State pension changes explained by investment advisor
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Many older Britons are reliant upon the state pension for a source of retirement income. As such, they will be keen for the sum to rise in real terms to protect their income year on year.
The triple lock mechanism is meant to ensure this takes place, however, it has been temporarily paused this year.
The earnings component of the measure was set to soar due to warped data with many returning to work post-Covid.
Pensioners expected an eight percent rise in their sum by the time April 2022 rolled around, but their hopes were dashed.
The rise was deemed unaffordable and unfair for younger taxpayers, and as a result, this component was scrapped.
For one year only, the Government states, a double lock mechanism will be implemented.
It has considered the two remaining parts: the consumer prices index (CPI) and 2.5 percent.
CPI was measured as the higher of the two at 3.1 percent in September 2021.
This has consistently been the reference month for pension uprating since the triple lock first came in to operation.
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Consequently, state pensioners can expect their sum to increase by this amount from next month.
The key changes will take place from April 11, 2022 onwards and last for the remainder of the tax year.
The decision on the state pension increased was confirmed through the Social Security (Uprating of Benefits) Act 2021.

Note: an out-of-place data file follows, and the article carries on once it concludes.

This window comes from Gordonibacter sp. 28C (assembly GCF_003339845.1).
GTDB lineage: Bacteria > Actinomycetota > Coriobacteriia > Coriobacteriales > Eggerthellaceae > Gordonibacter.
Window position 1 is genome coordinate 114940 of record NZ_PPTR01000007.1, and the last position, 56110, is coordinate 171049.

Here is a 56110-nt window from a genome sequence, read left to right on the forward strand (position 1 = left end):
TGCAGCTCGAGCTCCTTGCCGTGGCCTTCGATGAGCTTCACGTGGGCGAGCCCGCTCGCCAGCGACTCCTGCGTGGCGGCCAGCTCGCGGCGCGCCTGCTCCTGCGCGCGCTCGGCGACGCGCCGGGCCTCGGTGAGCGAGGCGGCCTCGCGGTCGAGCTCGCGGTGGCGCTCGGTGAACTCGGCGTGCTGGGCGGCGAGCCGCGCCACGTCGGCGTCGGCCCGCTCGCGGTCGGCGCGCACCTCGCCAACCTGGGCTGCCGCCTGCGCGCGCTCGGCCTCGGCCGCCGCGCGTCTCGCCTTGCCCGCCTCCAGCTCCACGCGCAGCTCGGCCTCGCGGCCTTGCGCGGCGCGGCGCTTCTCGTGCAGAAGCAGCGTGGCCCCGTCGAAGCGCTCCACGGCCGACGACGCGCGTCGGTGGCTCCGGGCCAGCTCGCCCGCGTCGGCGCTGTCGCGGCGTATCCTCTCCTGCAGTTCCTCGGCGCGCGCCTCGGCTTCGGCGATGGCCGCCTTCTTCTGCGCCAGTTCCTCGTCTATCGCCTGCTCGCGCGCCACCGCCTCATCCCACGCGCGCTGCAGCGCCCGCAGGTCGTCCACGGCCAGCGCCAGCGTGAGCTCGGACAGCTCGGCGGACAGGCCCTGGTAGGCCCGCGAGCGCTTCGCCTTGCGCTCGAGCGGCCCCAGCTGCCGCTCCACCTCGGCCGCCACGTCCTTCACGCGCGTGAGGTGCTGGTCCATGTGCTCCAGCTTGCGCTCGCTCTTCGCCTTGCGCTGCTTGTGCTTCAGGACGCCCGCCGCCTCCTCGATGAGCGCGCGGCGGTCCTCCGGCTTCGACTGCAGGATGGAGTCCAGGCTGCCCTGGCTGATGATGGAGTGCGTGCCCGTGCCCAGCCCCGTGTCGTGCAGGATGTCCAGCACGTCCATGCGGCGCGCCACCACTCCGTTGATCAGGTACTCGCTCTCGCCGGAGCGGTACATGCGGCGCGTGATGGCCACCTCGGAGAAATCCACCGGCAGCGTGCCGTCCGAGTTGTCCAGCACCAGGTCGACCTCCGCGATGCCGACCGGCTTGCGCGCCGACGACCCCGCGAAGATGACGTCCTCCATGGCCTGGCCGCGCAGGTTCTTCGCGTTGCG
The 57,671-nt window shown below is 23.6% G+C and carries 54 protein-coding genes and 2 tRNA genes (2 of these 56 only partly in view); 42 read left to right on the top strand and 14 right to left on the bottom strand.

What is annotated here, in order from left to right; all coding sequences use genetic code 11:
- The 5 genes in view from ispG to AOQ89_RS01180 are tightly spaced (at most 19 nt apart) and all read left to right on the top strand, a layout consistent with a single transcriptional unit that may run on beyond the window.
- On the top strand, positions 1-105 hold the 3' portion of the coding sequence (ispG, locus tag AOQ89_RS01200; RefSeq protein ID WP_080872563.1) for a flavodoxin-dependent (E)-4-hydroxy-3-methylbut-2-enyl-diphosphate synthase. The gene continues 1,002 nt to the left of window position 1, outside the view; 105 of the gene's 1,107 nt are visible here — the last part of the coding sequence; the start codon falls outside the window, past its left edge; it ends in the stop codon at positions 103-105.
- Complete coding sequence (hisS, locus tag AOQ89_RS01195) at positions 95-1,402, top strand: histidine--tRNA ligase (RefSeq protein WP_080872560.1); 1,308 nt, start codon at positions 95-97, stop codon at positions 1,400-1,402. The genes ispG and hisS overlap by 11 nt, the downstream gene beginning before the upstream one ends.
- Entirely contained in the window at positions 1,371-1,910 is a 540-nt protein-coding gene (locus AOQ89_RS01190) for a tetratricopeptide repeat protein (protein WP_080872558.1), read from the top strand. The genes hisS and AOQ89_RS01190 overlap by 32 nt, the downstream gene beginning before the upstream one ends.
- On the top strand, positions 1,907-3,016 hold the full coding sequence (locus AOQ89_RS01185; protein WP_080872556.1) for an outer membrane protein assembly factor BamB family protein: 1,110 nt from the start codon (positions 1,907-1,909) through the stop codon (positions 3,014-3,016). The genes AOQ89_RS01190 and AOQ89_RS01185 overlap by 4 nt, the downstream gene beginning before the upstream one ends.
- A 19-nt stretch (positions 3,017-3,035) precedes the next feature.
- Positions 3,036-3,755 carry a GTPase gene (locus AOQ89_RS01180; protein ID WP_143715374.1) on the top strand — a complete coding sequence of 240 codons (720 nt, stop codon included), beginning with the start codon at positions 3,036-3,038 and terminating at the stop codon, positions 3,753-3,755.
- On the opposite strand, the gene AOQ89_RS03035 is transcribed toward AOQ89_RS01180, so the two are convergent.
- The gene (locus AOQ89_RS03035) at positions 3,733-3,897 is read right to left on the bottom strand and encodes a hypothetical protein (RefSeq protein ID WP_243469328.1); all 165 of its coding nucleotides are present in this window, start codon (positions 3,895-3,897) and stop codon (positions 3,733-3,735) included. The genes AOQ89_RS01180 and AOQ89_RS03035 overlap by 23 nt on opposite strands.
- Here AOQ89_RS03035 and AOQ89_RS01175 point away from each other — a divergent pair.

The Government explained its reasons for the triple lock decision, and said: “In taking this decision, the Government carefully considered the fairest approach for both pensioners and younger taxpayers, many of whom have been hardest hit by the financial impacts of the pandemic.
“In addition, last year, we delivered primary legislation to increase state pensions by 2.5 percent, when earnings fell and price inflation increased by half a percentage point.
“If we hadn’t taken this action, state pensions would have been frozen.”
The earnings element of the triple lock will return next year, it has been promised.
The state pension is split into two schemes, the older ‘basic’ state pension and the new state pension.
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Individuals will receive different amounts depending on what scheme they fall into.
Within this, even further differences will be noted as state pension payments hinge on a person’s National Insurance contributions.
The full basic state pension is currently £137.60 per week, but is set to rise to £141.85 per week.
The newer state pension is available to those who reached state pension age after April 6, 2016.
At present, the full new state pension offers Britons a sum of £179.60 per week, however, this will rise to £185.15 per week from next month onwards.
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